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The PostGIS installer then asks for the name of the spatial database to create. This workshop will be using data from the City of Medford for examples, so our test database will be named “medford”. Enter “medford” as the database name it and click “Next”.

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Note

It is possible that while installing the PostGIS software, you will encounter the error below. Do not panic. It just means that the libiconv DLL file already exists in your database, and the installer cannot over-write it. Just press the “Ignore” button to complete the installation.

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Hopefully the installation runs to completion and you see this.

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After the PostGIS installation completes, you’ll exit back to the Stackbuilder, where you can click “Finish” to end the process.

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Installing the Medford Data

GIS data comes in a large number of formats, and there are tools available for loading data from those formats into spatial databases. The most widely used tools are:

  • Feature Manipulation Engine (FME) a proprietary tool from Safe Software that can read from hundreds of formats and includes a GUI workbench for configuring translations.
  • ogr2ogr an open source command-line tool that can read from tens of formats. The FWTools installer included in the workshop software directory contains the ogr2ogr tool.

Rather than load the data directly from the original files (which are available in the “shapes.zip” file in the workshop bundle) we will load the data by restoring PostgreSQL dump files to our database.

First, start up the “PgAdmin” graphical administration tool for PostgreSQL. You can find it in the PostgreSQL application folder in the Start Menu.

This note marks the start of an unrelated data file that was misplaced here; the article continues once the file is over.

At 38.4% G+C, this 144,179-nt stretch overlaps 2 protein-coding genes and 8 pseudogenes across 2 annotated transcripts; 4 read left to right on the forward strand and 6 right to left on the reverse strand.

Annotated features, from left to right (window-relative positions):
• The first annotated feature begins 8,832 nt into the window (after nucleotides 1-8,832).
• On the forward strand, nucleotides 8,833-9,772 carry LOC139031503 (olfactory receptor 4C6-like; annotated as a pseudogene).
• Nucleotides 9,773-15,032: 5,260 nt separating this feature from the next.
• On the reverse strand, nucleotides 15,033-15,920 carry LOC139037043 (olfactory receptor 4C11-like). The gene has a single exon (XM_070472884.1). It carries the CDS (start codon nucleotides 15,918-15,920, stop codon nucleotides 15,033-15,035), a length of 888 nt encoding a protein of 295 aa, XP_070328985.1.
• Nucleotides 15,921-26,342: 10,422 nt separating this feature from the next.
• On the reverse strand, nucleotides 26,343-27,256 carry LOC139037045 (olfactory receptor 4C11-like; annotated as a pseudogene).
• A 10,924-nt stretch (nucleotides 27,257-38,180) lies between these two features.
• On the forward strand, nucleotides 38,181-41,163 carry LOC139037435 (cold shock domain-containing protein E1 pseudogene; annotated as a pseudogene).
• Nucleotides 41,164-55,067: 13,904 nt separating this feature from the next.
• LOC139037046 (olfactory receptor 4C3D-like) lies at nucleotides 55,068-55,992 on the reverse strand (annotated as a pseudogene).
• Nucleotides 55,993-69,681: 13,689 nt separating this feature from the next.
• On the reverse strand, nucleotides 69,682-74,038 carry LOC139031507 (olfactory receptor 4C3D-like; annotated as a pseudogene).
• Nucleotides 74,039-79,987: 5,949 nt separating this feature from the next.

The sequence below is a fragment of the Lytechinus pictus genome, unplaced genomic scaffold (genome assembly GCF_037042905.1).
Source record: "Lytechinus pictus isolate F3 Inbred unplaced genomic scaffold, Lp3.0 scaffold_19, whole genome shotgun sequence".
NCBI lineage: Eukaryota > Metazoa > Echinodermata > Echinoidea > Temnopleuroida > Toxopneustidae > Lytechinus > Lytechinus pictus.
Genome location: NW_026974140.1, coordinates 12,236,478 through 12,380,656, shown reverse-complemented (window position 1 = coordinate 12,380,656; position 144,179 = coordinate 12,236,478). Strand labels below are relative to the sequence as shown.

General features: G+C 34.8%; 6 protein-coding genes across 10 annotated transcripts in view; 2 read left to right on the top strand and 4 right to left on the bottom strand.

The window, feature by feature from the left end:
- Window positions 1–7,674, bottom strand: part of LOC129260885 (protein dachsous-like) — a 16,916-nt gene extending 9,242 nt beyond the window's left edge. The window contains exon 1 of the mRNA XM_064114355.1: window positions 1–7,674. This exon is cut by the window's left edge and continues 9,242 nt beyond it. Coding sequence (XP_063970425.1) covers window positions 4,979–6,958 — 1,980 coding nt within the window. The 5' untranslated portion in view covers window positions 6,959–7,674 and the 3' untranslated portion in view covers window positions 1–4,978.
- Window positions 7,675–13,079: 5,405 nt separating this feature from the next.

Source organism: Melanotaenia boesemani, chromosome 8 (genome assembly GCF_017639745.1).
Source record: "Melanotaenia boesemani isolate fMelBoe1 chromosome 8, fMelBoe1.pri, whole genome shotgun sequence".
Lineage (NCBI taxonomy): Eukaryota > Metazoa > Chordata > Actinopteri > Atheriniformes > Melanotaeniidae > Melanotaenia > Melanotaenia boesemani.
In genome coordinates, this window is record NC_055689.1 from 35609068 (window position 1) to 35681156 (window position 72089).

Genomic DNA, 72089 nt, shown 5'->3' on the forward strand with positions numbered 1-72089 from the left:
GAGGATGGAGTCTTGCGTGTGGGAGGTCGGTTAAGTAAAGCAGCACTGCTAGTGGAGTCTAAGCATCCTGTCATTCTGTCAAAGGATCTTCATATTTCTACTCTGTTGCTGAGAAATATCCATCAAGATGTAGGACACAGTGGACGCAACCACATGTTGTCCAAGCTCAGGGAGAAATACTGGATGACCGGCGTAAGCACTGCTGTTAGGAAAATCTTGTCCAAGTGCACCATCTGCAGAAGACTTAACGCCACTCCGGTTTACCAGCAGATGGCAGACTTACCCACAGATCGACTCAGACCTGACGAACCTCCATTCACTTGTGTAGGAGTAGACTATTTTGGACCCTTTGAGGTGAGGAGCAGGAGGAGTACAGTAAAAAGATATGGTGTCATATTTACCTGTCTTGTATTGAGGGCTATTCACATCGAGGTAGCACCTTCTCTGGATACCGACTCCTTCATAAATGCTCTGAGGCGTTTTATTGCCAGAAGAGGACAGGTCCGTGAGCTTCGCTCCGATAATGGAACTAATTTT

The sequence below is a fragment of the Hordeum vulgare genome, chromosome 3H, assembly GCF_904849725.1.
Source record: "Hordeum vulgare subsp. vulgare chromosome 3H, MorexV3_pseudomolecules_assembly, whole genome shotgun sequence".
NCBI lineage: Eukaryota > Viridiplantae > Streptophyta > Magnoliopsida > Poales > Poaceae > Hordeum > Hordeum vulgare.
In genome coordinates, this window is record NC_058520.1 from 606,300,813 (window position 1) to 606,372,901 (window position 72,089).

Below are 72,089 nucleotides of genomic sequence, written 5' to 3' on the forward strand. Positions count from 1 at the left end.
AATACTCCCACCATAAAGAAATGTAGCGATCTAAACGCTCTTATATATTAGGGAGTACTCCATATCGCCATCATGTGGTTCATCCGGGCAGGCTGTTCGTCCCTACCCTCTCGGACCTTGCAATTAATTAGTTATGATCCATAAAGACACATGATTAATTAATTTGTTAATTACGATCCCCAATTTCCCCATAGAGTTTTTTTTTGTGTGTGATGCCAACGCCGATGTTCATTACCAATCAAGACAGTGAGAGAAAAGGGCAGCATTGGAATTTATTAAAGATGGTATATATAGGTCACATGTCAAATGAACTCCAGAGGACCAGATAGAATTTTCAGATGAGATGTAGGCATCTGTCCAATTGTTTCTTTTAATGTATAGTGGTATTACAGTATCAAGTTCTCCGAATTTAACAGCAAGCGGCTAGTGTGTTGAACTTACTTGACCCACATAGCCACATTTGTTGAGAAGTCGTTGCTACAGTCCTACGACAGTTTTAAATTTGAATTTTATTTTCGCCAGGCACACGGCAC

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Double click the “PostgreSQL 8.3” entry in the list of servers (the entry with the red “X” on it).

You will be prompted for your database super-user password, and you can enter “postgres”, since that’s the value we chose back at the database installation step.

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Explore the database. You’ll see a “medford” database, as well as a “postgres” database and a “template_postgis” database.

The “template_postgis” database is a blank database with PostGIS already installed. It was created during the PostGIS install process. It is used when you want to create a new spatially enabled database – in the database creation form, choose “template_postgis” as your template, and your new database will automatically be spatially enabled.

To load the Medford data, right-click on the “medford” database and select the “Restore...” option.

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In the restore form, click on the ”...” to and navigate to the data/ folder in the workshop bundle. Select the “medford.backup” file. When you are ready, click “OK” to start the data loading process. It may take a few minutes to load all the data.

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Click “OK” when the process is complete.

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When the restore is done, you will find a new schema named “medford” in your database. If you open it up you will find a collection of tables inside.

Note

You may have to click the “refresh” button in PgAdmin (the circular arrows at top left) to refresh the database browser tree and see the new schema.

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Repeat the restore process to load the “geometry_columns.backup” file.

  • Right-click on the “medford” database entry.
  • Select the “Restore...” option.
  • Navigate to the workshop folder and select “geometry_columns.backup” as the restore file.
  • Click the **Only data* option.*
  • Press “OK” to start the restore.
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Repeat the restore process to load the “spatial_ref_sys.backup” file.

  • Right-click on the “medford” database entry.
  • Select the “Restore...” option.
  • Navigate to the workshop folder and select “spatial_ref_sys.backup” as the restore file.
  • Click the **Only data* option.*
  • Press “OK” to start the restore.

Installing Data with the Command Line

If you have an existing PostgreSQL / PostGIS installation (make sure your PostGIS >= 1.3.5) you can install the data by hand using the command line tools.

Create your database and spatially enable it:

# createdb medford
# createlang plpgsql medford
# psql -f /path/to/lwpostgis.sql -d medford
# psql -f /path/to/spatial_ref_sys.sql -d medford